Young Menuhin and Oystrakh are inimitable, Oystrakh has a unique interpretation of Scriabin. Kreisler is amazingly good at showing the despair of the second part of Brahms's concerto, Tchaikovsky of 1946 Przygoda is as expressive as it could be. Oistrakh-Yampolsky-Oborin’s 1950s recording quality are no longer as beautiful as prewar ones, but Oistrakh's violin still sings excellent, especially in the "Reflection". Goldstein is an example of a great Soviet recording of the 1930s, unfortunately the record has some cracks.
Menuhin plays very beautifully, his pre-war records belong to the gold fund of violin music. In the recording we hear the typical, somewhat covered and colorated sound of Victor, the set is prefabricated: the first part is a reissue of the 1940s, the second and third parts – the Japanese first press of the 1930s. The losses of The Victor reissue are not as great as they were in Columbia and Decca, although in analog the quality deterioration was obvious, after the digitizing it almost fades.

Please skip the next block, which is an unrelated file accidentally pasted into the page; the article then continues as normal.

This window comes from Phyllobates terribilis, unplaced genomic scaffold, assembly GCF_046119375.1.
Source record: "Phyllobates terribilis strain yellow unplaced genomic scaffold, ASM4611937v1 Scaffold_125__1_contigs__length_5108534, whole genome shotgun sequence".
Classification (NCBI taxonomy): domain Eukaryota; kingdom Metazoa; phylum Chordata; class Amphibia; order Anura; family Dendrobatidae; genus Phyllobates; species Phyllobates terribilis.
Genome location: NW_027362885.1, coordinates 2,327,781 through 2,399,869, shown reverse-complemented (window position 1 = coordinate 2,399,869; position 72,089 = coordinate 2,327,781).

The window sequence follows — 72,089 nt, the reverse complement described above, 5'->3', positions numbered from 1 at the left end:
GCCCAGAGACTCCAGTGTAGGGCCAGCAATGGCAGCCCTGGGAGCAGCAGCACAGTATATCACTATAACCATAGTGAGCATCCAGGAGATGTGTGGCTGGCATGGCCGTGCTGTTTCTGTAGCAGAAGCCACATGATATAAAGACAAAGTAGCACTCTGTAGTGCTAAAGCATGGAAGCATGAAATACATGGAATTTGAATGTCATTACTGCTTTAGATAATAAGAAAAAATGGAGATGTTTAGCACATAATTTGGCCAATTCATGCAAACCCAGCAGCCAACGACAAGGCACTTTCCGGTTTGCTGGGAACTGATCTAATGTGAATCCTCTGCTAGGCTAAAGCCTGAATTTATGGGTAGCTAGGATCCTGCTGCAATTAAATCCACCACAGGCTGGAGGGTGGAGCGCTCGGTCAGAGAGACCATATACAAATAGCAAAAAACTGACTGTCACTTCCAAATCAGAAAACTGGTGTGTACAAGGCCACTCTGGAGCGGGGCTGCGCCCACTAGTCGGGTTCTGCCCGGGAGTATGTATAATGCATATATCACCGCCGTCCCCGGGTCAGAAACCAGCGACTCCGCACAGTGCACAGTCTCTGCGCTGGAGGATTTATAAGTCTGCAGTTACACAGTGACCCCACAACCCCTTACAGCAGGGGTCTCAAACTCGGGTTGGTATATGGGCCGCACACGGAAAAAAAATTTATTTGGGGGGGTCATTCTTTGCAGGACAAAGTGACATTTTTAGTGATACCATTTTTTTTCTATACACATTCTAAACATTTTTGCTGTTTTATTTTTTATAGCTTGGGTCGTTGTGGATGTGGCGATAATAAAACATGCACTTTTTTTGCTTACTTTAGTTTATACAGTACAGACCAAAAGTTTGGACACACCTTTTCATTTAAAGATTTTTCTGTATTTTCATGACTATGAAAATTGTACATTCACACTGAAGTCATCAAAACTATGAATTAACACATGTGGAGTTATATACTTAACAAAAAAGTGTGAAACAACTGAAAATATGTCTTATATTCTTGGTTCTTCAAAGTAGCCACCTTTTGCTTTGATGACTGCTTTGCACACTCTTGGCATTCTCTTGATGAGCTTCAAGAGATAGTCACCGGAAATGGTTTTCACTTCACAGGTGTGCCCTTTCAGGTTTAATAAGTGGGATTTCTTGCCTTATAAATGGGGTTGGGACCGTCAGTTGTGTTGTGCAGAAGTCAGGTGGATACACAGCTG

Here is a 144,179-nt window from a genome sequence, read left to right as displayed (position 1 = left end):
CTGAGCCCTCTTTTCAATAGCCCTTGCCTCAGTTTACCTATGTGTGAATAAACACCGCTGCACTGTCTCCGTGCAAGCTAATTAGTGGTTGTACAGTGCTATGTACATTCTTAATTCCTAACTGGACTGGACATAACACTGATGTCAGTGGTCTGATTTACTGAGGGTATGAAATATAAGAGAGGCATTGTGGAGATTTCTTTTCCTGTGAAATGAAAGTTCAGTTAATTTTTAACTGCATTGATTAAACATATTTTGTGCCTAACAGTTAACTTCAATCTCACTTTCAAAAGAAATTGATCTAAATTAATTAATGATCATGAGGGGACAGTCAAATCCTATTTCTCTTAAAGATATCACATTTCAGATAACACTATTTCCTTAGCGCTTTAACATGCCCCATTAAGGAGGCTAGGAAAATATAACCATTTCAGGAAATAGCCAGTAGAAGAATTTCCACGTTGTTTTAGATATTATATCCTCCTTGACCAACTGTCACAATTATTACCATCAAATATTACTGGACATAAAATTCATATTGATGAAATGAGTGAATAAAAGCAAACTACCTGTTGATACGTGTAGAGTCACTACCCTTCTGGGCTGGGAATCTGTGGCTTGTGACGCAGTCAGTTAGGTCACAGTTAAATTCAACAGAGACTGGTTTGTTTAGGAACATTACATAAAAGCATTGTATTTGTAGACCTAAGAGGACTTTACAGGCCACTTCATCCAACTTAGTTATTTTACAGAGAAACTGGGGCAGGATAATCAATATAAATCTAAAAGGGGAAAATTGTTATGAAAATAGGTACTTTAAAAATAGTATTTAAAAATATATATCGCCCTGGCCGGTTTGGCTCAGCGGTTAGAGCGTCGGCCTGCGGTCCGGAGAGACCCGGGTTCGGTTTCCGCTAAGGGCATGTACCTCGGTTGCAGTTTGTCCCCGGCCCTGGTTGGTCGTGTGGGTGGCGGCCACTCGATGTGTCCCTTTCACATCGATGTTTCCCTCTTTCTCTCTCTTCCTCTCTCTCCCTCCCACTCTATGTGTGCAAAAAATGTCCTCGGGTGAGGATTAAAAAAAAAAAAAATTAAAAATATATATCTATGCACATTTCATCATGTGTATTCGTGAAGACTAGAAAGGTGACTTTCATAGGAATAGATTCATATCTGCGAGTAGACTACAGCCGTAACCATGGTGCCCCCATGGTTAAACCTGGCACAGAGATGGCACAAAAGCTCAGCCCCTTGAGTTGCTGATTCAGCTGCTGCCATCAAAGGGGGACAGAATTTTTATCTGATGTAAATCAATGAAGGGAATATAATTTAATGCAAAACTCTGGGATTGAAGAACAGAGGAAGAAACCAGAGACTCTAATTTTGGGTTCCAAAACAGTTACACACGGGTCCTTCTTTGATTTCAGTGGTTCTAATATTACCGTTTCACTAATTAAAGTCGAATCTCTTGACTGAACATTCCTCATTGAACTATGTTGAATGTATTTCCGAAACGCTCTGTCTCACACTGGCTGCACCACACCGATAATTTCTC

Only the first record is present from the set. The orchestra sounds a little heavy, but Menuhin's violin is recorded elegantly – touching, soft and intonated, it is for this sound Menuhin loved by his fans. The Enesco instrument sounds calm and muted, the teacher does not interfere with his protege.